---------------------
Needless to say, I love the book. No weaknesses to name so far; only the aforementioned places I wanted to hear more. Hey, I would love to know if he has taught on "bounded, centered and fuzzy sets,"( read more about them, and see some at this link) and I will do my best to talking him into including such in his next book.
A professor once taught me that a book...and thus a book review..is woefully incomplete and basically useless unless the reader can grab a baton and cite an "action point; " a lesson learned from the book that one is at least experimenting with; and at best incarnating and making pratical by taking it to heart, and to the streets...
Here's mine. Since our congregation is now meeting in a room next to the Babylon Nightclub (literally!), I might as well get real about touching the offroad real world!
Keep me accountable.
This is my action point. It's way off the beaten road for me; but a discipline I dare to believe is God-ordained for me.
And in the league and lineage of Ole Anthony's "Truths I Never Learned in Church, " it's something I never learned in seminary..
I vow to move towards doing some...most...okay, all??!!...my "sermon preparation" in a "secular arena."

Did I just lose my seminary degree? Or at least my salvation?
Actually, I went to a really cool seminary that might even amen this...especially certain professors.
Being an older, modernity-groomed Boomer; but one who passes much of the hilarious " You may be emerging if ..." test here; but still a 47 year old white guy with a wannabe goatee..making me an emerging church wannabe....
I have tended to view "sermon preparation" as something to be "done" in the prayer closet, ivory tower, pastor's study. I have baptized this idolatry with my Myers-Briggs introversion preference; and spiritualized it with sanction by all the right mentors (but not of the "reverse" tribe)..
In recent years, as an increasing number of my younger...or even "my age"... pastor friends have made the coffee shop a sermon-prep place; I have been befuddled. How do they do it? Are they just extroverts? Caffeine addicts? Multitaskers? And what about all thse interruptions..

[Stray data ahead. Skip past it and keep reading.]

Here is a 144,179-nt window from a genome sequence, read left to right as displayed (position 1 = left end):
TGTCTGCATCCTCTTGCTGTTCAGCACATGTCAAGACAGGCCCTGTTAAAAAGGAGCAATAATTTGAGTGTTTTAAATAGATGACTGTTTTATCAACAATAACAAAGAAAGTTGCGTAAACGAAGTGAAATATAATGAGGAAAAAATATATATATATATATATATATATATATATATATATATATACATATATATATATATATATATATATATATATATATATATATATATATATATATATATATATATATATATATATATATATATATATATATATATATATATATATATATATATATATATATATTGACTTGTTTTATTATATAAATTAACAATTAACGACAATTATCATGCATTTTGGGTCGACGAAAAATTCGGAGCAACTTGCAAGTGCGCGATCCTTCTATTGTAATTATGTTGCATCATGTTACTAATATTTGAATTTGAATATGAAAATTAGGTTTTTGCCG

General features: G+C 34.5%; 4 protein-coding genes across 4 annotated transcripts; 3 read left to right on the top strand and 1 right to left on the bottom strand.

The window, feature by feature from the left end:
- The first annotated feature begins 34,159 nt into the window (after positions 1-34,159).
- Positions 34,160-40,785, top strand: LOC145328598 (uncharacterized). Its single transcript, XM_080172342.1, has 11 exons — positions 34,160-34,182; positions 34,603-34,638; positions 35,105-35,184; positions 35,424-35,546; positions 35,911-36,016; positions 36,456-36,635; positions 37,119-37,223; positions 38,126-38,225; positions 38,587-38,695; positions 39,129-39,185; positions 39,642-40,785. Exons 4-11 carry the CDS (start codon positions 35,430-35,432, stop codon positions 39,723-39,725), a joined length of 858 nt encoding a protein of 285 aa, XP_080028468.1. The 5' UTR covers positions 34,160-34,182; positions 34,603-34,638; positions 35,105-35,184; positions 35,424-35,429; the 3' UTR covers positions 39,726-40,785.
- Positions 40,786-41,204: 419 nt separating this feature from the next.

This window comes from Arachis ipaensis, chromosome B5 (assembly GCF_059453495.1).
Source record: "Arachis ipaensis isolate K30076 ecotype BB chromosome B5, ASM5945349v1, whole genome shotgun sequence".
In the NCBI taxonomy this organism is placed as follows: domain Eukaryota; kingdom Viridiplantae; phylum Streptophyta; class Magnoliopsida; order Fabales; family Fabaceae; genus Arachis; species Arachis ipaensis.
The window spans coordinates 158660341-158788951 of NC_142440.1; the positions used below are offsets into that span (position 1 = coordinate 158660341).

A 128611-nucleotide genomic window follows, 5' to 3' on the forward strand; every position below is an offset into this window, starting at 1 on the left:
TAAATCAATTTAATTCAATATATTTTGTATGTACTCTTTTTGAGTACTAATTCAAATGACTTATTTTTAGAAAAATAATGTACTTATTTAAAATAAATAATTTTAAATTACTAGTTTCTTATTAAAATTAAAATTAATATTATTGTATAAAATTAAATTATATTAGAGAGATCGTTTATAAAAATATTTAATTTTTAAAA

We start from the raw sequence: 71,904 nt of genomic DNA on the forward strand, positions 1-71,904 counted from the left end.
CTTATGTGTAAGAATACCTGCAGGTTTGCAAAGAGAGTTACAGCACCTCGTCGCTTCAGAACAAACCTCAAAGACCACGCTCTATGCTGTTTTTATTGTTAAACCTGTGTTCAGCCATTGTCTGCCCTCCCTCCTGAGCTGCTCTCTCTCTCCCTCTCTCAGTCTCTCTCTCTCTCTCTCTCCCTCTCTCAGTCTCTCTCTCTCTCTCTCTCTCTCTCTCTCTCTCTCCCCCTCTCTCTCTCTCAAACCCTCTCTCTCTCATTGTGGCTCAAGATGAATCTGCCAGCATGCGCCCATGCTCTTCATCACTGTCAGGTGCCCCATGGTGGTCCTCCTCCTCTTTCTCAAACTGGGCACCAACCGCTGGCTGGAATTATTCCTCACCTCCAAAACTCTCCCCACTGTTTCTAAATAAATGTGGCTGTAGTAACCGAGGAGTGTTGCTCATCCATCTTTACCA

..that are not interruptions at all!
When I grow up, I want

to be more like Earl Crepps:
"Over time, drinking coffee and writing sermons in the presence of the sought cultivated changes in my approach without ever involving a conscious decision....I blame Bob and Ran (his reverse mentors). Under the influence of their friendship, drinking coffee with the sought became almost sacramental., convincing me that (emphasis mine) sermons sbould be composed only among them. (69)

Only?
Earth to Earl!
Pastors study? Seminary library?
Dang, he's right. He's on Earth.
Excuse me, I think I am now on the way there; to St. Arbucks.
And on the way to an off-road way.
I will likely run into there...by way of 'sacred accident, " my trusted "reverse" mentor (the one who introduced me to Earl Creps material, thnk God..I think!).....and more importantly; the sought...
..who can and must mentor me as well.
I have recently been calling myself a "goatherder," that is, a pastor-type for non-Christians (pre-Christians? seekers? No, the beloved "sought". But so far the only sign this is my calling is to goats is my goatee (Earl's is cooler). The true sign is where I spend my time..and my preparation.
I need help and healing to be found "arranging my life so God gets the chance to take the initiative. This means spending time in places where God is very active,..'
How would you finish that quote; where is God particularly"very active"? I hope just as St. Earl does:
",,,in other words, among the sought whom God loves so much." (186)
So, here I go: goatee trimmed; computer in tow, and on my way to a latte..
To paraphrase Willie Nelson, "Off the road again..."
There I'll be able to tell my (reverse) mentor (who actually reverse-mentored me into getting a myspace...even before Earl Creps got one!)
"Dude, you were right...again.. this time about Earl Creps."
Who I trust would be glad if, though we gleaned from his book, forgot his name and fame; and got to the adventure of seeking the sought...
...which means I can end this review, with the same words and spirit that "Off Road Disciplines" (nearly! last paragraph) ends with; an evidence that I am finally as an old dude, getting missional; getting to the mission of the Great Commission:
"I'm outta here."

2 comments:

  1. Thanks for the great review, Dave. Just interviewed 50 twentysomethings this week about communicating with young people. Once again, I found out how little I know. If my knowledge continues to decrease at this rate, I think I'll be OK. www.earlcreps.com

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  2. you bet, Earl.. Now if i can just say...and mean it..maybe I need to repeat it three times:
    "If my knowledge continues to decrease at this rate, I think I'll be OK"

    "If my knowledge continues to decrease at this rate, I think I'll be OK"

    "If my knowledge continues to decrease at this rate, I think I'll be OK"

    ReplyDelete

Hey, thanks for engaging the conversation!